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Art Masterclass   

                              July 2007

Each month laterlife.com presents a feature from either The Artist or its sister publication, Leisure Painter.       

Art masterclass  

from The Artist, the monthly magazine for amateur and semi-professional painters, giving practical instruction in painting and drawing in watercolour, pastels and oils, as well as news of art events, exhibitions and competitions open to leisure artists; www.theartistmagazine.co.uk

This month: an  'Artists  of the world' feature from the current edition of The Artist, the magazine for amateur and semi-professional painters.


SAMPLE FEATURE FROM THIS MONTH'S ISSUE

LAND, SEA AND SKY


Robert Jones describes how his special affinity with the sea and love of landscape feed into the oil sketches he makes outdoors, and into his studio paintings

 

The energy of the sea, timeless landscapes and the drama of light and weather — subjects and qualities such as these appeal most to Robert Jones. Having grown up in the seaside town of Newquay, in Cornwall, and later skippered several fishing boats working off the southwest coast, he has developed a deep knowledge and understanding of the sea. This affinity with the sea, and indeed with particular landscapes in Cornwall and elsewhere, enables him to paint these subjects with sensitivity and integrity.

In Cornwall Robert's favourite painting locations include sites around Hayle and Godrevy near where he lives, on the Lizard, near Falmouth, and at Gwennap Head.
 

 

Atlantic Shore, Passing Clouds, oil on board, 48X461/2in. (122X118cm)

 

Passing the Coast, Evening, oil on board, 26X23in. (66X58.5cm)

He often travels to the Scilly Isles, to paint on St Agnes for example, and he has also painted in the Channel Islands and on Lundy Island. Additionally, in recent years he has made trips to the Aegean and to California, which included painting in the Mojave Desert — a very different type of subject matter, although inspiring because of its particular mood and sense of remoteness.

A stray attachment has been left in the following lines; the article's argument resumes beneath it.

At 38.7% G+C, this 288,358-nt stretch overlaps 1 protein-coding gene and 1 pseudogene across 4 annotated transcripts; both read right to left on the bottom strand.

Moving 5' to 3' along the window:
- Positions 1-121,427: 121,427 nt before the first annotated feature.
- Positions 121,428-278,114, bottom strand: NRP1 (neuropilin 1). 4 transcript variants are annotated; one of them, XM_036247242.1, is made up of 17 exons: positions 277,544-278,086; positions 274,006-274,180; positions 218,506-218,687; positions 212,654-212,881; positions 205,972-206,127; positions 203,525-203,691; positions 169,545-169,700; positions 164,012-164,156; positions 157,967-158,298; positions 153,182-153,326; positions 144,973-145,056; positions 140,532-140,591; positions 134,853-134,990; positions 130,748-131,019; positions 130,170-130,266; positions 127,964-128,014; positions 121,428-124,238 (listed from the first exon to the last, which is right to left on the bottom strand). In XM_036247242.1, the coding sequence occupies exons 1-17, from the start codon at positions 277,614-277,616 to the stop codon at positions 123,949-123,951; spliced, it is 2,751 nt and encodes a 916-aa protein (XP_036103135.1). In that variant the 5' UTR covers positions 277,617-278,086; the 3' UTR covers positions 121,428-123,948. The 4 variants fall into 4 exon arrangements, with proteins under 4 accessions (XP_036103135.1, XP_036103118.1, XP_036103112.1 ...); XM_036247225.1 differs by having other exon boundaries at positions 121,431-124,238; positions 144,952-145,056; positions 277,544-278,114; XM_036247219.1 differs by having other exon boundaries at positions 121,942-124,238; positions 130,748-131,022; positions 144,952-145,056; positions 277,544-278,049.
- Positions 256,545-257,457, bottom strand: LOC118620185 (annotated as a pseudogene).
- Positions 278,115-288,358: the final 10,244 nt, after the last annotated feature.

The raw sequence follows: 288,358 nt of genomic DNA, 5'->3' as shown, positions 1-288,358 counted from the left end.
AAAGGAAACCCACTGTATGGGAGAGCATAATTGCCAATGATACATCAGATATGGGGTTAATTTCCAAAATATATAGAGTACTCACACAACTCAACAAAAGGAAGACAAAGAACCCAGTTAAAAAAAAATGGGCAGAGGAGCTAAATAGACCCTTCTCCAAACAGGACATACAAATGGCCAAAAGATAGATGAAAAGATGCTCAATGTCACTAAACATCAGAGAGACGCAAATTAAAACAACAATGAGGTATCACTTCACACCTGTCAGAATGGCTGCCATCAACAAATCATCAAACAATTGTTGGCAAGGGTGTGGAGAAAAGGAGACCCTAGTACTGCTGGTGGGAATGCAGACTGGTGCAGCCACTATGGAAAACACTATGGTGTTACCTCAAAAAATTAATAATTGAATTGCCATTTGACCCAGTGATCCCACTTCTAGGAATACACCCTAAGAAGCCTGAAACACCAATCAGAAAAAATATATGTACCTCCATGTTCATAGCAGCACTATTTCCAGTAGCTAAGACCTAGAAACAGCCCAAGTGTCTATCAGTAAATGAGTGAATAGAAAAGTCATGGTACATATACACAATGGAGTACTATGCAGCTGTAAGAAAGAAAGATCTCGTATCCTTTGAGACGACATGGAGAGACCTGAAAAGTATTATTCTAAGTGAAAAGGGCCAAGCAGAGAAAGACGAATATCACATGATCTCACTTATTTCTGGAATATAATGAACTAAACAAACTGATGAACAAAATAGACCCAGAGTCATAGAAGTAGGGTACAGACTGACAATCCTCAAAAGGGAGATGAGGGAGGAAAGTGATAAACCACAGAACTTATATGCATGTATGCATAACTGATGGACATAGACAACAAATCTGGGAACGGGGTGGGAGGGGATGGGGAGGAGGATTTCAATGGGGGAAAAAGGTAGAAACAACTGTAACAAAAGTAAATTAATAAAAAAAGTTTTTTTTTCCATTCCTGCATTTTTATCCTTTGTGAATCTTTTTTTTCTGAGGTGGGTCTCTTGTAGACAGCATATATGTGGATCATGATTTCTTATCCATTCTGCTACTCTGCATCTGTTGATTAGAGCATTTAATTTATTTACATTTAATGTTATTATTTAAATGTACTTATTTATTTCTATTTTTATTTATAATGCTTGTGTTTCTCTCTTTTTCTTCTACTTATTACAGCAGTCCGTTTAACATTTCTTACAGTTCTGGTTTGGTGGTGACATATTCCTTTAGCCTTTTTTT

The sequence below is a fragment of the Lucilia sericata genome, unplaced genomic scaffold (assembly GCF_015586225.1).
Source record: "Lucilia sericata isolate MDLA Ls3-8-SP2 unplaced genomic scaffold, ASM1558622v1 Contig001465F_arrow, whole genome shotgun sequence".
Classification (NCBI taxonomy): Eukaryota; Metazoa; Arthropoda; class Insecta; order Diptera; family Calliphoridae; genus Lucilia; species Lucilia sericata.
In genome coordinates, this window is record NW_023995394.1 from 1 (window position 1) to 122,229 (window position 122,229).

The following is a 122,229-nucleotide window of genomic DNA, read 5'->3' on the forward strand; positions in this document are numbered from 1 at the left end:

"I haven't experienced anything like the Mojave Desert before," Robert explains, "but it was really remarkable. You expect the desert to be featureless and uninteresting, but somehow it seemed full of life. It was a special place, with a wonderful quality of light. It is difficult to gauge exactly why certain subjects appeal and others do not, but essentially it amounts to being somewhere and feeling that you really must make a painting. You could be in a hundred other places and not want to paint!"

Sometimes Robert will have somewhere in mind for his location work, but generally he prefers not to set out with a fixed agenda regarding subject matter and his intentions.
 

 

Blackthorn Trees, oil on board, 26X23in. (66X58.5) 

 

May Blossom, oil on board, 26X23in. (66 58.5cm)

"The danger with being focused on something specific," he says, "is that you become less receptive to other, perhaps better, ideas that might present themselves. I find that quite often when I am on my way to a certain location something else will catch my eye and so I stop and work at that instead.

"I remember on one of my trips to the Scillies, for example, I had started painting at a particular location, intending to return the following day. However, the next morning, on my way to the site, I noticed a field with just a few irises in it, and this struck me as such a wonderful subject that I decided to stop there and do some painting. In fact, I spent the next three days painting irises in that field. The best paintings come from that sort of reaction and response to something that instinctively appeals to you."


Painting on site

For the location paintings Robert works on small prepared panels, usually about 9 13in. (23 33cm) in size.

"These painting are made very quickly," he explains. "The fact is that time is limited and conditions can change rapidly, so inevitably there is a sense of urgency. In turn, this gives the paintings an energy, a life. Generally I start with just a few marks and these somehow suggest the next move. It is rather like a game of chess — sometimes I think the painting is almost creating itself. These small panels feed ideas for larger works in the studio and often result in interesting, saleable paintings in their own right.